v28 #5 ATG Interviews Ruggero Gramatica

by | Dec 12, 2016 | 0 comments

Founder and CEO, Yewno, Inc.

by Tom Gilson  (Associate Editor, Against the Grain)

and Katina Strauch  (Editor, Against the Grain)

ATG:  Yewno is a fairly new enterprise.  What is Yewno and why should information professionals want to know? 

RG:  Yewno is the developer and provider of a new inference engine that gives people in literally every walk of life and business an entirely new way of uncovering previously undiscovered knowledge and insight.  With our distinctive ability to make associations in unstructured data, we aim to facilitate the emergence of knowledge as it’s never before been perceived.  We give information greater meaning by using advanced computational semantics, neural networks, and machine learning, all presented in a highly visual, contextual way that  makes inferences across concepts.

ATG:  We always wonder how entrepreneurial efforts like Yewno get their start.  Can you tell us where the idea came from and how it evolved?  Why the name Yewno?

RG:  The germination of Yewno came from the need to make sense of ever-increasing data sources that are continuously fragmented and dispersed.

I first applied our concept to econophysics as a proof of concept in the economic and financial domain.  Then, a biotech company in Switzerland asked me how they could repurpose existing biological molecules to cure rare diseases, and I realized that an algorithmic approach could add scale to the research dramatically.  The original idea was then converted into an analytical framework to ingest and process 23 million medical documents and create a dense biomedical knowledge graph.  From there, a stochastic algorithm uncovered biological pathways pertaining to drug repurposing.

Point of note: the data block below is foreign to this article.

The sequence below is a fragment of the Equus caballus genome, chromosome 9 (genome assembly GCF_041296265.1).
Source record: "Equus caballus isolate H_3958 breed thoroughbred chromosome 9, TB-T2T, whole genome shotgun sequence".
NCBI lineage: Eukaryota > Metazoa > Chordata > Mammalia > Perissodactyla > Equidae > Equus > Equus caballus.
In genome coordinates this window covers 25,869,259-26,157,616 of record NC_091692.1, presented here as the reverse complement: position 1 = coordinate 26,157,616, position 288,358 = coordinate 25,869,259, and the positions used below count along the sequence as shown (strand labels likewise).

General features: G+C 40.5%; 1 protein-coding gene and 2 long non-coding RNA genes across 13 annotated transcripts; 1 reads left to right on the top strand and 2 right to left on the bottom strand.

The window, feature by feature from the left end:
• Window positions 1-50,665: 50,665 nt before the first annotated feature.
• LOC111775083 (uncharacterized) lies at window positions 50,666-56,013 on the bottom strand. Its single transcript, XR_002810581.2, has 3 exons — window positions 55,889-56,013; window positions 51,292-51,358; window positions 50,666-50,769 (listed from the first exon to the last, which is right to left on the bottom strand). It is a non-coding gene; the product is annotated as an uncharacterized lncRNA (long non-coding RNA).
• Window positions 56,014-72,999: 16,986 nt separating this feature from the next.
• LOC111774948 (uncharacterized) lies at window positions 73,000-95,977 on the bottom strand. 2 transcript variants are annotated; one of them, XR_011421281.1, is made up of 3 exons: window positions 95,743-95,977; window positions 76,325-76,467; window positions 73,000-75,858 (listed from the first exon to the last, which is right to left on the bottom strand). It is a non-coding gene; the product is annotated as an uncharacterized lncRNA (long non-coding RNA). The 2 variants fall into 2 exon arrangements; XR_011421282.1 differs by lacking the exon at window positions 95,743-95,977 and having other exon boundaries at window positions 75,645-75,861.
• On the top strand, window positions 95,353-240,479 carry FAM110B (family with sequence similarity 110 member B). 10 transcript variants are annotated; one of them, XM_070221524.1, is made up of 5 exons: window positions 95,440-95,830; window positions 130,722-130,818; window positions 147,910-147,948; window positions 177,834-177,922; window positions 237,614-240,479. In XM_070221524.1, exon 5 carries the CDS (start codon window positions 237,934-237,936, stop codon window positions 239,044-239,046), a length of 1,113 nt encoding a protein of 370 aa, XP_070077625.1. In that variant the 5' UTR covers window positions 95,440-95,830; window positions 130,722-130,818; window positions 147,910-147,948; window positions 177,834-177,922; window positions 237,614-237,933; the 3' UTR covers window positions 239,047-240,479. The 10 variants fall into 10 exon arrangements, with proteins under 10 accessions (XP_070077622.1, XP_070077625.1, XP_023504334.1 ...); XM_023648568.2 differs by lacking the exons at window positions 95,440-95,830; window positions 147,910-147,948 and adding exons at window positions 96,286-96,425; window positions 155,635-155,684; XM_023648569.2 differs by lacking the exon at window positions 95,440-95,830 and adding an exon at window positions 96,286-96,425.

That idea evolved into the current Yewno Education product after Stanford University approached me in 2013 suggesting to build a pilot for an inference engine.  They were interested in a new way for faculty and students to find previously undiscovered connections within a massive amount of unstructured and cross-disciplinary information.

The name Yewno is a play on words: “You Know.”  It actually has special meaning for me based on the English Yew Tree and its mystical significance.  In addition, there are many parallels between trees, growth, structure (roots, trunk, branches, leaves), and knowledge, which is the epistemological mission of Yewno.

ATG:  You say that Yewno enables “faculty and students to find previously undiscovered connections.”  Can you give us some examples of such “undiscovered connections” from your own search experience?

RG:  The search of “Room 40” is a perfect example. This was a British cryptanalysis effort during the First World War.  The information about that historical project is currently spread and dispersed across many different sources.  But Yewno is able to display a highly visual contextual and conceptual map of the topic, and make it possible to discover the relationship amongst the most important concepts related to espionage efforts and events connected to that historical moment.